‘He’s gone because of me’

Oconto County Assistant District Attorney Robert Mraz wishes Guy Maras, right, well after the Illinois man was sentenced to 15 years of probation in the drunken driving death of his friend in July. (Times Herald photo by Warren Bluhm)

An Illinois attorney convicted of homicide by drunken driving was spared a prison term Friday (April 12), thanks to the widow of the college classmate he killed.

Guy A. Maras, 55, of Naperville was sentenced to 15 years of probation in the July 29 crash near the Oconto-Shawano county line that killed his friend Joseph Gallagher, 54, of Fair Haven, New Jersey. He had pleaded guilty Feb. 5.

Patty Gallagher, the victim’s widow, asked for leniency in a letter she wrote to Oneida County Judge Patrick O’Melia, who heard the case in Oconto County Circuit Court.

“My family has been irrevocably broken,” she wrote. “I do not want to see the same thing happen to Guy’s family – and I know my husband Joe would not want that, either.”


Gillett grapples with Main Street growing pains

Vehicles line the 100 block of Main Street in Gillett on Saturday morning, April 6. A recent decision to start enforcing the long-standing two-hour parking limit raised a public outcry. (Times Herald photo by Warren Bluhm)

UPDATE: At the Monday meeting referenced in this story, the Gillett Health, Protection and Licensing Committee voted to approve parking passes that Main Street businesses may issue to clients and customers who likely will park for more than two hours. Also, a letter will be sent to landlords whose tenants habitually park on the street.

CORRECTION: Rennae Ryan works for Dr. Steven Drake, O.D., at Family Vision Care, which is located next to OJ's Midtown Restaurant. The name and location of the clinic were incorrect in the original version of this article. We apologize for the errors.
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Gillett city officials got a big surprise when they started to more stringently enforce the two-hour parking limit on Main Street.


Learning that pours

Cole Gorecki, a seventh-grade student at Pulaski Community Middle School, stirs a pan full of xylem sap as it’s being cooked down to pure maple syrup Friday outside the school. Gorecki learned about the process last year and is one of the students helping with the process this year. (Times Herald photo by Lee Pulaski)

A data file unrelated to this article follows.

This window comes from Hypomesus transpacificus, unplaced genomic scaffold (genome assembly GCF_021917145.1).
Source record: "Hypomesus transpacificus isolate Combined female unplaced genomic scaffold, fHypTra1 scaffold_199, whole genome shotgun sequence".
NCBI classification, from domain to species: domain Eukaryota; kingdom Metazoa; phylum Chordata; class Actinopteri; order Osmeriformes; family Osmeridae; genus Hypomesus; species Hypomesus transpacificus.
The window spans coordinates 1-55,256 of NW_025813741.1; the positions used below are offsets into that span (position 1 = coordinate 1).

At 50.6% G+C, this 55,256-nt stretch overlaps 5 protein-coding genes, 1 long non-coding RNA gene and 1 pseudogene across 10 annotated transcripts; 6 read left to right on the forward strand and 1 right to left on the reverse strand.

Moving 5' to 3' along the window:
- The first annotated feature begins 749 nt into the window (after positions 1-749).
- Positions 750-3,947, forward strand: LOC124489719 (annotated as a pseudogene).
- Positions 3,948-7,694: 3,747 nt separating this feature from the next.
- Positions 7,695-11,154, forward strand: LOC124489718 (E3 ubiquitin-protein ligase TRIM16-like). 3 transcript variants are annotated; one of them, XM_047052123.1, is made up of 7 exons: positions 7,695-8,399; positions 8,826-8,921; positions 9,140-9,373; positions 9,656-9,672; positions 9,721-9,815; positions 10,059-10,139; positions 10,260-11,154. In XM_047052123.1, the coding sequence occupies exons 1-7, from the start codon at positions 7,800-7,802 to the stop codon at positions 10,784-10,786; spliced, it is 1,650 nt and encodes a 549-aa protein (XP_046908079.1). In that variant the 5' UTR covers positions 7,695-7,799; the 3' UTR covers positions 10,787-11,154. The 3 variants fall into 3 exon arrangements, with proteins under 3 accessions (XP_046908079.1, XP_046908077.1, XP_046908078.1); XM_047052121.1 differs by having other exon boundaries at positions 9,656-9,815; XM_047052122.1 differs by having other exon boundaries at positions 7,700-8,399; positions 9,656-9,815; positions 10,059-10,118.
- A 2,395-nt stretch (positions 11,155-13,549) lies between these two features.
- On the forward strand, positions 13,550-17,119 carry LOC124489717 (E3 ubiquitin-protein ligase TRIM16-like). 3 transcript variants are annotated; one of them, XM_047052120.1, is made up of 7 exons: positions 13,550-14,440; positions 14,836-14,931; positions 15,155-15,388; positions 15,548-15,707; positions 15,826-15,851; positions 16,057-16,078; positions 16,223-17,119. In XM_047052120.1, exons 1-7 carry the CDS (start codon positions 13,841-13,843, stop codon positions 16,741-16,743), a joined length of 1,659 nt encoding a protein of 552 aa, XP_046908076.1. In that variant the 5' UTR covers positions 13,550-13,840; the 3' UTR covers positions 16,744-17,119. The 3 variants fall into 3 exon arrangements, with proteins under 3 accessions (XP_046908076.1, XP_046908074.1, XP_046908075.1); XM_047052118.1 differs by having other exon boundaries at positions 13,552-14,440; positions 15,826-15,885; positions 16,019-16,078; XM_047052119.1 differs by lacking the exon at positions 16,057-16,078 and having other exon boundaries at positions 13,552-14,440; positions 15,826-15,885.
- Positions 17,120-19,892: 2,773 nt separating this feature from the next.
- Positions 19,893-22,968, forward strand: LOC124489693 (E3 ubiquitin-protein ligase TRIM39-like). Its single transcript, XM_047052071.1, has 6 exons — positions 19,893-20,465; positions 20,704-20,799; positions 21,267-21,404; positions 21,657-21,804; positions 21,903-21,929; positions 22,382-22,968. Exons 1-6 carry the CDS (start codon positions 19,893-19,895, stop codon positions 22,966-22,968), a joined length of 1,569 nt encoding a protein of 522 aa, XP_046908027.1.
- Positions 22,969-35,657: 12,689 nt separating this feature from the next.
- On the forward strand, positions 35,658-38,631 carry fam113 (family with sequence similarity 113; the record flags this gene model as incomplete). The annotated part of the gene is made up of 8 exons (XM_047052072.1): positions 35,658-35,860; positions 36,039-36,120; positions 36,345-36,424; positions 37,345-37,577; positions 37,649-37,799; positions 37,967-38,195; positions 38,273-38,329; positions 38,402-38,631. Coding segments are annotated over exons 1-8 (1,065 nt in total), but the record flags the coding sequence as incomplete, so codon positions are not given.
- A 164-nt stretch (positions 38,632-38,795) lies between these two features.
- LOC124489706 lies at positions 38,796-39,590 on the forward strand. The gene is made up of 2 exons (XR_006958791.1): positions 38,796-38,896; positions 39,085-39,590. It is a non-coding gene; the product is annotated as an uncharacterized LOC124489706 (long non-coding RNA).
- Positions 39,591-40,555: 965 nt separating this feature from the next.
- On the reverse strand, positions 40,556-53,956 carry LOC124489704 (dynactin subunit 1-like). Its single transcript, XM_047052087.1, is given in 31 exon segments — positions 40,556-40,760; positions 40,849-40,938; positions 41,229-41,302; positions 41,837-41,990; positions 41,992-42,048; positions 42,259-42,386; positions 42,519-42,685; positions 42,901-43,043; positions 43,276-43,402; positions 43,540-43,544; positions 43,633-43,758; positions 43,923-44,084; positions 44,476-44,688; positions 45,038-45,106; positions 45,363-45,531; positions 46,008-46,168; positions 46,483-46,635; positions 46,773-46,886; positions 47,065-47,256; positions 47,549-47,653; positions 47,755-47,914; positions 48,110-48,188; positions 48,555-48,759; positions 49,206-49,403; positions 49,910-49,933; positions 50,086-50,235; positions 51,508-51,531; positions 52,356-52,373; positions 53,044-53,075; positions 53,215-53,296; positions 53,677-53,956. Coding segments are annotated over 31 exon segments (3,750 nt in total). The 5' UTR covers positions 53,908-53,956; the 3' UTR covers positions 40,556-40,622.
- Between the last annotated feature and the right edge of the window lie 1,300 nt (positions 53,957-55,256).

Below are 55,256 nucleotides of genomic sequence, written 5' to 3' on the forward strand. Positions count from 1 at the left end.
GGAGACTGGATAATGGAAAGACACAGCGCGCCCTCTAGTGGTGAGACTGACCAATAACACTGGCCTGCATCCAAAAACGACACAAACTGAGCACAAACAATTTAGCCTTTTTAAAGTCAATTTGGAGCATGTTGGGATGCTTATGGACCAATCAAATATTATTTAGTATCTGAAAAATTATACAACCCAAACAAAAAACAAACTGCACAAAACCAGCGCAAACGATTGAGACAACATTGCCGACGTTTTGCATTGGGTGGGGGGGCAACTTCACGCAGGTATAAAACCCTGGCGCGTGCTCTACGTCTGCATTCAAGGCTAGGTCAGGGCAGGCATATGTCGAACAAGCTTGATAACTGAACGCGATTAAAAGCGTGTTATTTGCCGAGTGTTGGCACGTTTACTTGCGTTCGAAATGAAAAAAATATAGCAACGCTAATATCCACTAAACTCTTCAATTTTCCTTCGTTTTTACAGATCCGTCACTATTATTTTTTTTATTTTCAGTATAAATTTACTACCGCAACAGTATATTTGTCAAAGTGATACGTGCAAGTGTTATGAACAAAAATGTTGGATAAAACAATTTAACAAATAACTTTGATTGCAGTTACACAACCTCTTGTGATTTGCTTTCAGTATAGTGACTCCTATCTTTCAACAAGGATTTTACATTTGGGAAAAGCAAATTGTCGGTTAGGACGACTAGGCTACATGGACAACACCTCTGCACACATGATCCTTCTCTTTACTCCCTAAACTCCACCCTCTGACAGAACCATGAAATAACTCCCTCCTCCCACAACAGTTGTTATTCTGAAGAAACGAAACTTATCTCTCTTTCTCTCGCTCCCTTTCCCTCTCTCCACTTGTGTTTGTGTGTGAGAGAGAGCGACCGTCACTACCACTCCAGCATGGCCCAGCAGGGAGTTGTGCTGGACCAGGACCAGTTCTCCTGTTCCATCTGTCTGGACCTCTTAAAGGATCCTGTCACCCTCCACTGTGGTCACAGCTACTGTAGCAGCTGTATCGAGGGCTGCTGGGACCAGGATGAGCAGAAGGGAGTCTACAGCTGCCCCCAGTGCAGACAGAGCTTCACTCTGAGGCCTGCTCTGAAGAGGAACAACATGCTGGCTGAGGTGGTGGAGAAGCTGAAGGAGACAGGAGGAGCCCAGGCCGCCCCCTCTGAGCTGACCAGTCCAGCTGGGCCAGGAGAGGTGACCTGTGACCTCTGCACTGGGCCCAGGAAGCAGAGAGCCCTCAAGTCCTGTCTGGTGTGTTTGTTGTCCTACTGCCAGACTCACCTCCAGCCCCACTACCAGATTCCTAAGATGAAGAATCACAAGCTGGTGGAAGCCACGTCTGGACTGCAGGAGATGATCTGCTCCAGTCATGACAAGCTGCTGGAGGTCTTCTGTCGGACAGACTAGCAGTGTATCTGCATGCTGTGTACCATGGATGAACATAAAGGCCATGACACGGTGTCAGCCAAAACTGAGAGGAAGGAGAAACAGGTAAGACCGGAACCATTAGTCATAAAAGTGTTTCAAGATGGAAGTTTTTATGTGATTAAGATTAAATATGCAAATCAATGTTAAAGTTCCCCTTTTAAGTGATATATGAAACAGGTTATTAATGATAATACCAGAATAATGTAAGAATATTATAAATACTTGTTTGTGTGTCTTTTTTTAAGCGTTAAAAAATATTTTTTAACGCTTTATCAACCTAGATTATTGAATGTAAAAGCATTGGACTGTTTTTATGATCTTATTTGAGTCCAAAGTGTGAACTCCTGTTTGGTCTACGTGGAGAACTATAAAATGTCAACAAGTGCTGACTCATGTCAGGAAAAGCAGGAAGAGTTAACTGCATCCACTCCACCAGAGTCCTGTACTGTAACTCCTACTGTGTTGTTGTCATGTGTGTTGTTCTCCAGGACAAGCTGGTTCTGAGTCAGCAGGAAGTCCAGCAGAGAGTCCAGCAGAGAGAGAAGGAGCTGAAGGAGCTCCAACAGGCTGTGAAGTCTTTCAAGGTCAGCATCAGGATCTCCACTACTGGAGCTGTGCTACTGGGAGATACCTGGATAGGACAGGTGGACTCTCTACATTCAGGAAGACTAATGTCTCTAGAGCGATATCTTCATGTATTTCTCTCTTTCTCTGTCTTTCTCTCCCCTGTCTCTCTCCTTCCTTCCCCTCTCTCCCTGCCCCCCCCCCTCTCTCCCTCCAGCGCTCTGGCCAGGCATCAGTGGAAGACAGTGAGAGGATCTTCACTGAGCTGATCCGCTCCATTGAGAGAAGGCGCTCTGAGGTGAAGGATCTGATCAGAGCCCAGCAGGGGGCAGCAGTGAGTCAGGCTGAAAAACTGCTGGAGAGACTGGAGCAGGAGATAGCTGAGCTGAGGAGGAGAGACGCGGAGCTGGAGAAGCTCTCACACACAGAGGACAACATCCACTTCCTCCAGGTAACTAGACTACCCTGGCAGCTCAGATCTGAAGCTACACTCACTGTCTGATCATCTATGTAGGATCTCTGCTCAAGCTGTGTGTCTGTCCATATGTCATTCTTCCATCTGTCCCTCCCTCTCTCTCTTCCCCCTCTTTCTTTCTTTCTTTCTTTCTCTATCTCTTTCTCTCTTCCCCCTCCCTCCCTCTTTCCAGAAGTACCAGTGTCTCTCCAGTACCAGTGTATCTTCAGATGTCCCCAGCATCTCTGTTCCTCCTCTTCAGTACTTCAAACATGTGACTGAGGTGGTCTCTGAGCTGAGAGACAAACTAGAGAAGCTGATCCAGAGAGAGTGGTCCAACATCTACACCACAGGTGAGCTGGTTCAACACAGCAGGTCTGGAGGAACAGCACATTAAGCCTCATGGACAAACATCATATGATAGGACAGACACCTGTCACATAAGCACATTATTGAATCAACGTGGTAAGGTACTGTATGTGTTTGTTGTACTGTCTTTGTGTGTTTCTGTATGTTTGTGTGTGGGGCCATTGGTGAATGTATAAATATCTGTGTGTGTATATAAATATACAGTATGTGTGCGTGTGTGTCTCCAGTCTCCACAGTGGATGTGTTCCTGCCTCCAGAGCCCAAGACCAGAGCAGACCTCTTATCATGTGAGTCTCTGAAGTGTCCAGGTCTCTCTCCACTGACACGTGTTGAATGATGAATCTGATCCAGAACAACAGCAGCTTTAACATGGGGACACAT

Pulaski Community Middle School sixth-grade teacher Jon Wood shows students what a hydrometer is during an outdoor learning day at the school Friday. Wood started teaching about the process of making maple syrup first at Fairview Elementary School, but he brought his curriculum with him four years ago when he transferred to PCMS. (Times Herald photo by Lee Pulaski)

The steam enveloped a group of students Friday morning at Pulaski Community Middle School as they observed a batch of sap from a maple tree boiling on top of a wood-fired cook stove.

Group by group poured out of the school to observe in person how maple syrup makers get what they need from the trees to create the topping for countless pancakes, waffles and slices of French toast.

The outside class was the culmination of several weeks of work that started with students and staff tapping trees outside the school and within the nearby school forest. It is a project that PCMS teachers Jon Wood and Dave Landers have spearheaded for four years. Before that, Wood conducted the education for a decade at Fairview Elementary School, the Pulaski Community School District’s northernmost school.


Local farmers eligible for winter-damage loans

Wisconsin agricultural producers who lost property due to recent natural disasters may be eligible for U.S. Department of Agriculture (USDA) physical loss loans.

The Farm Service Agency (FSA) offers these low-interest loans to agricultural producers in Oconto, Marinette and 22 other counties who incurred losses caused by multiple winter storms with blizzard conditions, excessive snow, high winds, and extreme cold that occurred between Jan. 27 through March 2. Approval is limited to applicants who suffered severe physical losses only, including the loss of buildings and livestock. Applications are due Nov. 25.

“Wisconsin’s hardworking ag producers feed our neighbors, the nation and the world,” said state executive director Sandy Chalmers. “When they suffer losses because of extreme weather, helping them get back on their feet is important. We encourage those affected to reach out to their local USDA Service Center to apply for these emergency loans.”


Prison ordered for former Suring teacher

Former Suring teacher Timothy David Grimes is escorted into Oconto County Judge Michael T. Judge’s courtroom, where he was sentenced to prison April 2 for sexual assault of a student by school staff. (Times Herald photo by Warren Bluhm)

A former Suring High School teacher has been sentenced to spend up to four years in prison, followed by six years of extended supervision, for having a sexual relationship with a female student.